Saturday, August 24, 2013

The NSA, the ACA, Filner and the Rule of Law

Bob Filner resigned yesterday under the weight of a sexual harassment scandal.  I say, one cheer for this outcome.  While Filner's sexual harassment conduct violated the law, it is generally not criminal, except for the potential assault charges, and even those would be unlikely to be felonies.  Filner's blatant disregard for the rule of law, including corruption, as chronicled on this blog should have been the more compelling reason for his removal.  From trying to shake down the hoteliers on the tourism district tax to shaking down developers, Filner displayed an arrogance and disregard that should have no place in American politics.  Sadly, these twin defects are plaguing our political system from city hall to the White House and the federal bureaucracy.

The Affordable Care Act is not delivering on its key promises and it is obvious to all but its most partisan defenders.  Dean has documented the numerous ways in which the act has been subverted by the administration itself with barely a nod to legality.  The President believes he can suspend portions of a law that he signed.  There is little outrage nor coverage.  Individuals will be penalized by the IRS soon if they don't buy approved coverage, big businesses, unions, and Congressional aides, not so much.  HHS Secretary Sebelius has described the ACA as "the law of the land," but what do we call a land in which the law is not applied to the ruling class and the favored classes but only to the "masses." Even socialists call that a tyranny.

Meanwhile, the NSA has acknowledged that its agents have violated the surveillance laws, without much consequence for the agency, because of course, the whole thing is secret.  A judge has concluded that the NSA has exceeded its authority and not been forthcoming.
The federal judge authoring the opinion, FISC Judge John Bates, concluded that there is no way to know with certainty how far the government’s intelligence and surveillance capabilities have actually gone. In his 85-page opinion, Bates noted that his court originally approved the NSA's ability to capture a more limited and targeted amount of data.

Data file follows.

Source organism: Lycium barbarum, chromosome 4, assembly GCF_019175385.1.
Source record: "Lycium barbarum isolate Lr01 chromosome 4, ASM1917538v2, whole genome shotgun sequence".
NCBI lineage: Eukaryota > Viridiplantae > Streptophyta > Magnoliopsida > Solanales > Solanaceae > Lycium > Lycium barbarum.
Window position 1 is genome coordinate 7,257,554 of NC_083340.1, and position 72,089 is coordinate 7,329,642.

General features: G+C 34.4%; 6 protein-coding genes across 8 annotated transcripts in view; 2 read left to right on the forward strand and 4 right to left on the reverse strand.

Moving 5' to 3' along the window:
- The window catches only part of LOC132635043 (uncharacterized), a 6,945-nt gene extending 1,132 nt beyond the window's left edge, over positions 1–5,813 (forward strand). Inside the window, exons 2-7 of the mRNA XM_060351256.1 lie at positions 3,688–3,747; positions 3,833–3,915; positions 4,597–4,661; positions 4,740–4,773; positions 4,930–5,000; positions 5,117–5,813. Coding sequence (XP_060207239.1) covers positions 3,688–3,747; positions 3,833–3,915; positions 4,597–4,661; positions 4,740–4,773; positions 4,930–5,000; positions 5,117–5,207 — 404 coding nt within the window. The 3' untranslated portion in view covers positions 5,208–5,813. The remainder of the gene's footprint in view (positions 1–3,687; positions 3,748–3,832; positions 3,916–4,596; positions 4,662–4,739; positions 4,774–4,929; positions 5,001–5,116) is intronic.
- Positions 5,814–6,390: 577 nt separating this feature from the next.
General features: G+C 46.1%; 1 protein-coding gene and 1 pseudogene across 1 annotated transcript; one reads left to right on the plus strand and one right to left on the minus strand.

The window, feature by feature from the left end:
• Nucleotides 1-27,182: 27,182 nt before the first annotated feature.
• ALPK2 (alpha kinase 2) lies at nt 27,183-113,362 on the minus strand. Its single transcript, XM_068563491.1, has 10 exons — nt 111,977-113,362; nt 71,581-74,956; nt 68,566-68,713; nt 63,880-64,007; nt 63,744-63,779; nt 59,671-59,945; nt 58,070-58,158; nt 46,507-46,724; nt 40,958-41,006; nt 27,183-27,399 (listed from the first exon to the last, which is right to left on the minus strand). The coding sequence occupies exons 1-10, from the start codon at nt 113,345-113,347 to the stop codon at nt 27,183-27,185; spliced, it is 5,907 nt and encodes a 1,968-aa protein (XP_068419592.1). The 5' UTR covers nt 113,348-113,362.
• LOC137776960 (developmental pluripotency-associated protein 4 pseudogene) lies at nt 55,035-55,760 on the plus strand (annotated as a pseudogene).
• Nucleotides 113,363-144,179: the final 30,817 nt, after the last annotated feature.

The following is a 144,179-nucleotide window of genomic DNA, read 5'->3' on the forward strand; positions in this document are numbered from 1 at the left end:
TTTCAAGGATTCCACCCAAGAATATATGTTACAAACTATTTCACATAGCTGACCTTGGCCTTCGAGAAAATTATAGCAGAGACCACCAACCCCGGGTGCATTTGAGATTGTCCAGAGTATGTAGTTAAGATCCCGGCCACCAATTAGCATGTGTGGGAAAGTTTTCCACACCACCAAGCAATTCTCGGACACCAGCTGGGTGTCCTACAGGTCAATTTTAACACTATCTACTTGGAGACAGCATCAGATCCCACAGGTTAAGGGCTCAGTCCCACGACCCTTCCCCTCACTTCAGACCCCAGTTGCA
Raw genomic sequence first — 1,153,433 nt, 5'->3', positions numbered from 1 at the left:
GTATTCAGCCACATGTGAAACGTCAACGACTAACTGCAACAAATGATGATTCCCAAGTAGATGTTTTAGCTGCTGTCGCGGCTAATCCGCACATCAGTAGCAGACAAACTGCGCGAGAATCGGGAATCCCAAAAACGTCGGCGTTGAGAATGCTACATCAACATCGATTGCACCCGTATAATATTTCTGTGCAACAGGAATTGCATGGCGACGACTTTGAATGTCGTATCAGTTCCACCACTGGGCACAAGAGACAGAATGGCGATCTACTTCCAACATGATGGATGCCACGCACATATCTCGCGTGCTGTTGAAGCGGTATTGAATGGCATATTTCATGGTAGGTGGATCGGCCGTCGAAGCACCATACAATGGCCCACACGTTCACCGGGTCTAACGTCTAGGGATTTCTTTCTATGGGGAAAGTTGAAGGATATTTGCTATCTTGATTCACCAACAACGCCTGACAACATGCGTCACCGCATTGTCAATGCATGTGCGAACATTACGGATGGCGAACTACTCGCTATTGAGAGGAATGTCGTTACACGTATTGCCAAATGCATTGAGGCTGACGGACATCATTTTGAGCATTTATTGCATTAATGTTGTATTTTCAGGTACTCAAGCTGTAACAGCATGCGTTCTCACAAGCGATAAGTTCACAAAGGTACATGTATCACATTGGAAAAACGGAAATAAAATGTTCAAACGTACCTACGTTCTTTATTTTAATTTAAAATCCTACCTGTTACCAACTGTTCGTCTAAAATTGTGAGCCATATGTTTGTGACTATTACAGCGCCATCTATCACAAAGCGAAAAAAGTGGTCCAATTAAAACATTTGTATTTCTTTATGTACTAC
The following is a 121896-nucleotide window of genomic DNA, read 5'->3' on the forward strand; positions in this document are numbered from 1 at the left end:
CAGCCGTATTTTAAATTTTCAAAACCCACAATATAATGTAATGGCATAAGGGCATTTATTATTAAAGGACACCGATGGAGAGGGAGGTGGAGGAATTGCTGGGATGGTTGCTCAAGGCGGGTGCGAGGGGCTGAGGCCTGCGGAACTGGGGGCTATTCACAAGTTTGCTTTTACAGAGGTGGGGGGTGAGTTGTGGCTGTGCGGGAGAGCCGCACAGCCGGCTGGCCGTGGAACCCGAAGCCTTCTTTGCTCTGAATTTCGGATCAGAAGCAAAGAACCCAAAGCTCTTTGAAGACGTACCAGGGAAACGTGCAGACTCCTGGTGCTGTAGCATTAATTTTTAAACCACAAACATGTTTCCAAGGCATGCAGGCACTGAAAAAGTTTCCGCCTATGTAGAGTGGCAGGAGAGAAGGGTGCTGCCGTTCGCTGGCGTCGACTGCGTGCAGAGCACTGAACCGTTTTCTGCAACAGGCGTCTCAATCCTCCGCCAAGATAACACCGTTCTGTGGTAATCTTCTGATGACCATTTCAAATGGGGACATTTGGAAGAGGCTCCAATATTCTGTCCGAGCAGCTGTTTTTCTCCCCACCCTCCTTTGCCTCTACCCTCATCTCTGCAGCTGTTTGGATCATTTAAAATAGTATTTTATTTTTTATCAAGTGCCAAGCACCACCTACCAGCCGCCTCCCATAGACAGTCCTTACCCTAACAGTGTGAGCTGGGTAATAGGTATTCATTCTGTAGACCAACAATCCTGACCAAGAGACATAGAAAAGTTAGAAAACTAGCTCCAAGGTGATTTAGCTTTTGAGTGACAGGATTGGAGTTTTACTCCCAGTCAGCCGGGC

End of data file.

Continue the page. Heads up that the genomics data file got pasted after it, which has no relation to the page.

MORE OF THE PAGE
“In conducting its review and granting those approvals, the Court did not take into account NSA’s acquisition of Internet transactions, which now materially and fundamentally alters the statutory and constitutional analysis,” the judge wrote.
No accountability, spying on Americans and no way of knowing how far it goes.  How does this differ in any way except volume from any other totalitarian regime.

Peggy Noonan has analyzed the issue well, and although she is discussing the NSA in particular, this analysis applies to the lawlessness in government in general.

"All this scares me to death," the man [a former Senator] wrote. "How many times do we have to watch government, with the best of intentions, I am sure (or almost so), do things 'for us'? Now 'security' and 'terrorism' argue for and justify the case for ever more intrusions—all in the name of protecting us. The truly frightening thing is that we are told we have to depend on government to police itself. Not a comforting thought, for we already have far too much evidence of the lack of such self-supervision. These actions, as Nat Hentoff said, will sooner than later curtail free speech. 
"If so, I am fearful that this will ultimately lead a nation of sullen paranoids, ever more dependent upon government, ever more fearful of it. A free society, it will not be."
Leftists in charge of our government can't think of a better goal, it enhances their power to run everyone's lives.  True Liberals should join those of us in the liberty movement in rising up against this tyranny of lawlessness.  I had hoped that Filner's ouster would be seen as a good first step, but the greater point about rule of law appears to be drowned in a sea of sensationalism.

What You Should Be Reading


  1. Under fascism, whatever the government does, by definition, is legal.

  2. Under fascism, whatever the government does, by definition, is legal.